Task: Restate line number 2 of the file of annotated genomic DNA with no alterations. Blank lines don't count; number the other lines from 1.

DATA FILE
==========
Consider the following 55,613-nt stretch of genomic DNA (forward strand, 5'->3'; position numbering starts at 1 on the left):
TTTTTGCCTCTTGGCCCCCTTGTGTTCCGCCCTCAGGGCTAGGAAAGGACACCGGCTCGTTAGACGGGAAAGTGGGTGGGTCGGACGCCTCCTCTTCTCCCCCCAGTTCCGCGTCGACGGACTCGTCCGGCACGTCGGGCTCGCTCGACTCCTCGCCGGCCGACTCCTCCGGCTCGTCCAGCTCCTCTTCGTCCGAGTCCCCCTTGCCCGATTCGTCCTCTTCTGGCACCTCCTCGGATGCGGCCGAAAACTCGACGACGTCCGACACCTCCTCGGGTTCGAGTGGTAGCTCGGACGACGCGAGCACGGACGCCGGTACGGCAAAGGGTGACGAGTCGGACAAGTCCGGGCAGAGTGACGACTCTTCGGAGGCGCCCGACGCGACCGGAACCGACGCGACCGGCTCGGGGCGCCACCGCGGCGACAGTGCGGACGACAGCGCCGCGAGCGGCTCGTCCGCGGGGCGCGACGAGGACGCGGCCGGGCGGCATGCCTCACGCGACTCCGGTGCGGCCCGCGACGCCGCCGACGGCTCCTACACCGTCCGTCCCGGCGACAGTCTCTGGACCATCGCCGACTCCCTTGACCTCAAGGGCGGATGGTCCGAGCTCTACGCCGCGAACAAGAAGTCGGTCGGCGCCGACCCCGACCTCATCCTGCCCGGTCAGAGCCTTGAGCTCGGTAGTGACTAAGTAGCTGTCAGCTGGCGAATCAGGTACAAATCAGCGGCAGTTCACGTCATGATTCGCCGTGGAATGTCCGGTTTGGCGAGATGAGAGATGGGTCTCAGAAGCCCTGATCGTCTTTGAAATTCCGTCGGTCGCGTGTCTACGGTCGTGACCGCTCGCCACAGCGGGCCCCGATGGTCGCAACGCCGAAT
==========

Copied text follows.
TTTTTGCCTCTTGGCCCCCTTGTGTTCCGCCCTCAGGGCTAGGAAAGGACACCGGCTCGTTAGACGGGAAAGTGGGTGGGTCGGACGCCTCCTCTTCTCCCCCCAGTTCCGCGTCGACGGACTCGTCCGGCACGTCGGGCTCGCTCGACTCCTCGCCGGCCGACTCCTCCGGCTCGTCCAGCTCCTCTTCGTCCGAGTCCCCCTTGCCCGATTCGTCCTCTTCTGGCACCTCCTCGGATGCGGCCGAAAACTCGACGACGTCCGACACCTCCTCGGGTTCGAGTGGTAGCTCGGACGACGCGAGCACGGACGCCGGTACGGCAAAGGGTGACGAGTCGGACAAGTCCGGGCAGAGTGACGACTCTTCGGAGGCGCCCGACGCGACCGGAACCGACGCGACCGGCTCGGGGCGCCACCGCGGCGACAGTGCGGACGACAGCGCCGCGAGCGGCTCGTCCGCGGGGCGCGACGAGGACGCGGCCGGGCGGCATGCCTCACGCGACTCCGGTGCGGCCCGCGACGCCGCCGACGGCTCCTACACCGTCCGTCCCGGCGACAGTCTCTGGACCATCGCCGACTCCCTTGACCTCAAGGGCGGATGGTCCGAGCTCTACGCCGCGAACAAGAAGTCGGTCGGCGCCGACCCCGACCTCATCCTGCCCGGTCAGAGCCTTGAGCTCGGTAGTGACTAAGTAGCTGTCAGCTGGCGAATCAGGTACAAATCAGCGGCAGTTCACGTCATGATTCGCCGTGGAATGTCCGGTTTGGCGAGATGAGAGATGGGTCTCAGAAGCCCTGATCGTCTTTGAAATTCCGTCGGTCGCGTGTCTACGGTCGTGACCGCTCGCCACAGCGGGCCCCGATGGTCGCAACGCCGAAT